Full TGIF Record # 37821
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Web URL(s):https://academic.oup.com/ee/article/25/3/618/489583/Antiherbivore-Defense-Mutualism-Under-Elevated
    Last checked: 02/17/2017
    Access conditions: Item is within a limited-access website
Publication Type:
Author(s):Marks, Susan; Lincoln, David E.
Author Affiliation:Department of Biology, Winthrop University, Rock Hill, SC 29733; Department of Biological Sciences, University of South Carolina, Columbia, SC 29208
Title:Antiherbivore defense mutualism under elevated carbon dioxide levels: A fungal endophyte and grass
Source:Environmental Entomology. Vol. 25, No. 3, June 1996, p. 618-623.
# of Pages:6
Publishing Information:College Park, MD: Entomological Society of America
Keywords:TIC Keywords: Leaf tissue; Infection; Carbon dioxide; Lepidoptera; Noctuidae; Larva; Spodoptera frugiperda; Festuca arundinacea; Endophytes; Growth rate
Abstract/Contents:"Previous studies have shown that insects commonly consume more when fed leaf tissue grown under CO₂ enrichment, but with few negative effects on growth. However, lepidopteran larvae fed tissue infected with Balansiae fungal endophytes (which produce toxic alkaloids) typically eat less but also suffer negative effects on growth and survival. This study was carried out to understand how these 2 factors may interact to affect larval consumption and growth in fall armyworm, Spodoptera frugiperda (J. E. Smith) (Lepidoptera: Noctuidae). Infected and uninfected ramets of a single genotype of tall fescue, Festuca arundinacea Schreb., were grown under CO₂ concentrations of 400 and 700 μl CO₂/liter of air. Relative consumption of leaf tissue by larvae was 32% greater in high CO₂ treatment compared with leaves grown under low CO₂ concentrations, but was not influenced by infection. As expected, larvae had significantly decreased relative growth rates when fed infected tissue, with their growth rates somewhat increased under high CO₂ levels. Increased CO₂ level and infection both led to significantly reduced efficiency of conversion of ingested food. These 2 factors also interacted so that the lowest efficiency of conversion of ingested food was seen when both infection and an enriched atmospheric CO₂ environment were present. As global atmospheric CO₂ levels continue to increase, it appears that fungal endophytes will continue to be important in turfgrasses as protection against insect herbivores and may lead to increased fitness for infected plant genotypes."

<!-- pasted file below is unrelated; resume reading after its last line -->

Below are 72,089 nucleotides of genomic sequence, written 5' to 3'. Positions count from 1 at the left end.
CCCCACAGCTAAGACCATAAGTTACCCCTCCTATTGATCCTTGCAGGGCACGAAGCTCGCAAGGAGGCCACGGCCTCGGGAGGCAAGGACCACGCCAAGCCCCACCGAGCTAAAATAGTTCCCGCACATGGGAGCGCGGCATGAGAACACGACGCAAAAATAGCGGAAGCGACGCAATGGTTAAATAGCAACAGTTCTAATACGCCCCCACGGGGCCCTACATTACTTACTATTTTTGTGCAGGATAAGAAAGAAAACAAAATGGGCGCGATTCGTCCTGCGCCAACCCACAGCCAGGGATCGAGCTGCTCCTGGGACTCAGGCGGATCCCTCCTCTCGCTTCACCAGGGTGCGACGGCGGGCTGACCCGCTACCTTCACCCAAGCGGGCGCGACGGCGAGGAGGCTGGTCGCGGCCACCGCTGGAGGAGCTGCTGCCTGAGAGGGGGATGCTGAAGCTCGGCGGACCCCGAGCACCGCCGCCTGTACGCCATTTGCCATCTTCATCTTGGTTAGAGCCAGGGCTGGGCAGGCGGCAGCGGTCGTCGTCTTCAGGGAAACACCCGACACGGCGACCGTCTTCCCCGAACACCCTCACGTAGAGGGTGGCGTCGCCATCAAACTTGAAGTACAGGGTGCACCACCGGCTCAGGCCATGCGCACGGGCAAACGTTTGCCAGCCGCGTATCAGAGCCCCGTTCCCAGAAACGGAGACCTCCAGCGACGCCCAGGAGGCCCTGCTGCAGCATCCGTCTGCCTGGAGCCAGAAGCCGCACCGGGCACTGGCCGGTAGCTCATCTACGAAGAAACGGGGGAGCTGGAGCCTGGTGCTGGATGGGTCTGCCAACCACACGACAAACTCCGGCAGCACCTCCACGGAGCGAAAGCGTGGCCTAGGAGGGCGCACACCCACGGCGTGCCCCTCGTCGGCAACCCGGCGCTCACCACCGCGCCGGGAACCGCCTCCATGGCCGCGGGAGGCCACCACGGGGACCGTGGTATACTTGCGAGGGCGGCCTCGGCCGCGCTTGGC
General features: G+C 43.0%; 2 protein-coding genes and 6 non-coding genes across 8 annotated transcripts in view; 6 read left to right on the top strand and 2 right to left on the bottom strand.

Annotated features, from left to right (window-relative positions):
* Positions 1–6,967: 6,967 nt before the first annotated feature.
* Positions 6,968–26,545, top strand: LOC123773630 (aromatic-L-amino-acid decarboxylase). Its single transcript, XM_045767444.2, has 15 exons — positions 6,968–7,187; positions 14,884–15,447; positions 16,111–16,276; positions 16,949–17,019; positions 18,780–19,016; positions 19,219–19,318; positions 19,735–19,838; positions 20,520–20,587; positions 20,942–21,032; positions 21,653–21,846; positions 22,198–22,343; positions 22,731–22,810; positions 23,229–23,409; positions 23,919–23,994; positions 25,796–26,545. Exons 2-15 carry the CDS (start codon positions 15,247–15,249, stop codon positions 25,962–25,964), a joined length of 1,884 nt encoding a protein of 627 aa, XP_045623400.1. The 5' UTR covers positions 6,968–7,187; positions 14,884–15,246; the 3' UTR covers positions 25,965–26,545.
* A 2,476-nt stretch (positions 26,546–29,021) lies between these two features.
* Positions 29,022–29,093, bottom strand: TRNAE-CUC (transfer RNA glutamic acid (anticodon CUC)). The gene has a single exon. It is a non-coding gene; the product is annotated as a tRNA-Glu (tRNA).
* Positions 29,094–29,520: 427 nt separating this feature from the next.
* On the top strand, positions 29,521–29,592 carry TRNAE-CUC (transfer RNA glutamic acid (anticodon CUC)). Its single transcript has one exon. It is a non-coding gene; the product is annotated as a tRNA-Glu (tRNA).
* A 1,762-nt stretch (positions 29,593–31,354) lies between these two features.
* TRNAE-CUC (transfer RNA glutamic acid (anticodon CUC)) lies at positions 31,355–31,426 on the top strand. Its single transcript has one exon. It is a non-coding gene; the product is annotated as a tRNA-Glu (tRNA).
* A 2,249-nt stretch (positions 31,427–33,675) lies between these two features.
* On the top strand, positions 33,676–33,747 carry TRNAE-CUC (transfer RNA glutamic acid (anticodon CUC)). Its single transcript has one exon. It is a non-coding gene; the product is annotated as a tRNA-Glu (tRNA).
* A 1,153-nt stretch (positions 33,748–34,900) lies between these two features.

ASA/CSSA/SSSA Citation (Crop Science-Like - may be incomplete):
Marks, S., and D. E. Lincoln. 1996. Antiherbivore defense mutualism under elevated carbon dioxide levels: A fungal endophyte and grass. Environ. Entomol. 25(3):p. 618-623.
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    Last checked: 02/17/2017
    Access conditions: Item is within a limited-access website
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